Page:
It’s official. In 2019, hand-fishing for catfish – noodling – will be legal in West Virginia. A vote in early 2018 by members of the state Natural Resources Commission established a season and regulations for the practice.
The action came in response to Mountain State anglers’ desire to join legions of people in the South and Midwest who get their thrills by wrestling catfish from underwater hidey-holes using their bare hands.
According to Wikipedia, noodling in some form was already legal in 15 states: Alabama, Arkansas, Georgia, Illinois, Kansas, Kentucky, Louisiana, Maryland, Mississippi, North Carolina, Oklahoma, South Carolina, Tennessee, Texas and Wisconsin.
West Virginia’s noodling rules will be similar to those in other states.
The noodling season will begin each year on June 15 and end on August 31. This puts it at a time of year when water levels are relatively low and catfish cavities are easier to reach.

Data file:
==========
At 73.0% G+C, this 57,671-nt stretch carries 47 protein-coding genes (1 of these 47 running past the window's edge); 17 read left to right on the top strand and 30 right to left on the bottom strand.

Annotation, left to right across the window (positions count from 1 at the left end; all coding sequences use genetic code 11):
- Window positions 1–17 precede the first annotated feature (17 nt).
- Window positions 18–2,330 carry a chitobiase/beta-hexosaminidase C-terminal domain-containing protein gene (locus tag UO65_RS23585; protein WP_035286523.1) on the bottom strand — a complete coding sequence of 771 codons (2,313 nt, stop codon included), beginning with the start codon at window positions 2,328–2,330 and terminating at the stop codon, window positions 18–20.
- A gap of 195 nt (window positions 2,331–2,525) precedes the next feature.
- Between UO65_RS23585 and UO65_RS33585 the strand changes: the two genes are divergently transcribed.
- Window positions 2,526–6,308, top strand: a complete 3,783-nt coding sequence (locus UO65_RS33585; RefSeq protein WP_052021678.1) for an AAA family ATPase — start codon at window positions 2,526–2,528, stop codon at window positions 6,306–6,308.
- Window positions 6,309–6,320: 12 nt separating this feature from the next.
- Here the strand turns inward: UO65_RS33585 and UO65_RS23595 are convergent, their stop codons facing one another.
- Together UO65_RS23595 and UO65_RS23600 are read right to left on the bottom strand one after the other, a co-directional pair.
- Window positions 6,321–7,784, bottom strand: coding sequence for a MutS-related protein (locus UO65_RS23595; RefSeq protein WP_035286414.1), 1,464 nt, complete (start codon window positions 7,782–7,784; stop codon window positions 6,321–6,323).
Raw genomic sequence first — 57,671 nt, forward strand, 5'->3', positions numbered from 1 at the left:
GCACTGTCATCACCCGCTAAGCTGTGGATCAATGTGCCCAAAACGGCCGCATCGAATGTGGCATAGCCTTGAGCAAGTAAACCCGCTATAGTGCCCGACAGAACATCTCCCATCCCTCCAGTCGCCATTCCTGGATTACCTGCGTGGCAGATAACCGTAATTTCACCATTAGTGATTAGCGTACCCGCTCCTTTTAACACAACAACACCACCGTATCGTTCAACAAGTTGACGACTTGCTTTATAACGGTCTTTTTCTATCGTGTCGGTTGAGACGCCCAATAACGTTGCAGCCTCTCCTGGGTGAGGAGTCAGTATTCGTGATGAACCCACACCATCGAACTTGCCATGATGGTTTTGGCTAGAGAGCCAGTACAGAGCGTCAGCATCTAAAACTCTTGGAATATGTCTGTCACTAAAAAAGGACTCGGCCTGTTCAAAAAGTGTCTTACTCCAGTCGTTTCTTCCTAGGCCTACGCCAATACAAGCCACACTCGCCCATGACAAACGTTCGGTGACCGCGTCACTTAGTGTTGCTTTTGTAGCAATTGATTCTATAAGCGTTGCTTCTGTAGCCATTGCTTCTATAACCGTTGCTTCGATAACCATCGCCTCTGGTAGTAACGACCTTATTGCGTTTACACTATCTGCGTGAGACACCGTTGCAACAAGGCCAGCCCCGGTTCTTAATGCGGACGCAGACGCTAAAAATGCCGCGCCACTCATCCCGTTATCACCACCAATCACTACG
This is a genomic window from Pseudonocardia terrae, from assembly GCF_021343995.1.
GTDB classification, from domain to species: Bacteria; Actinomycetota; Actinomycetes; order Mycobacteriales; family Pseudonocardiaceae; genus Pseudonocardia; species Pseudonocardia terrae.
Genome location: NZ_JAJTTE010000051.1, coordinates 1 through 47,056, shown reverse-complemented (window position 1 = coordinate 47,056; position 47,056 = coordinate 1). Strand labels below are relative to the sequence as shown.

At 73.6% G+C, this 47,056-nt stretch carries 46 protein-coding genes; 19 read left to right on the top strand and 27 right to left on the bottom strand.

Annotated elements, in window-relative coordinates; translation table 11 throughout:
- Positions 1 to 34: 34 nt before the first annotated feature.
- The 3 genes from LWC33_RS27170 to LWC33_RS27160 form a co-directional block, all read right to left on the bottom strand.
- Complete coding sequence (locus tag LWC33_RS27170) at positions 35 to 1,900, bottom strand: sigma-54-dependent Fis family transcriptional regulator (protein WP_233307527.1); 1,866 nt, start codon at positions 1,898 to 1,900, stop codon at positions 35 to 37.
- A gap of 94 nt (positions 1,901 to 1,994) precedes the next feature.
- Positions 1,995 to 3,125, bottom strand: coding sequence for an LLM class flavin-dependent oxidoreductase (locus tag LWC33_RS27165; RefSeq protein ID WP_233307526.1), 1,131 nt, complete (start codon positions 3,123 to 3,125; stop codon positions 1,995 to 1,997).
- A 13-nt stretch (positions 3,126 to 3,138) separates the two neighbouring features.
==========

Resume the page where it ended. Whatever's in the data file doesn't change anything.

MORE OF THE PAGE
Fishing will be restricted to daylight hours only, and participants won’t be allowed to use bait or fish attractors to entice the fish from their holes. They also won’t be allowed to use gaffs or spears to subdue their quarry.
Diving underwater to noodle will be allowed, but the use of snorkels, SCUBA gear or any other artificial breathing apparatus will not.
When noodling, participants are to seek fish only in naturally occurring cavities and naturally occurring habitat. Grabbing fish out of artificial cavities or nest boxes will be illegal. It also will be illegal for participants to create artificial cavities or nest boxes for future use.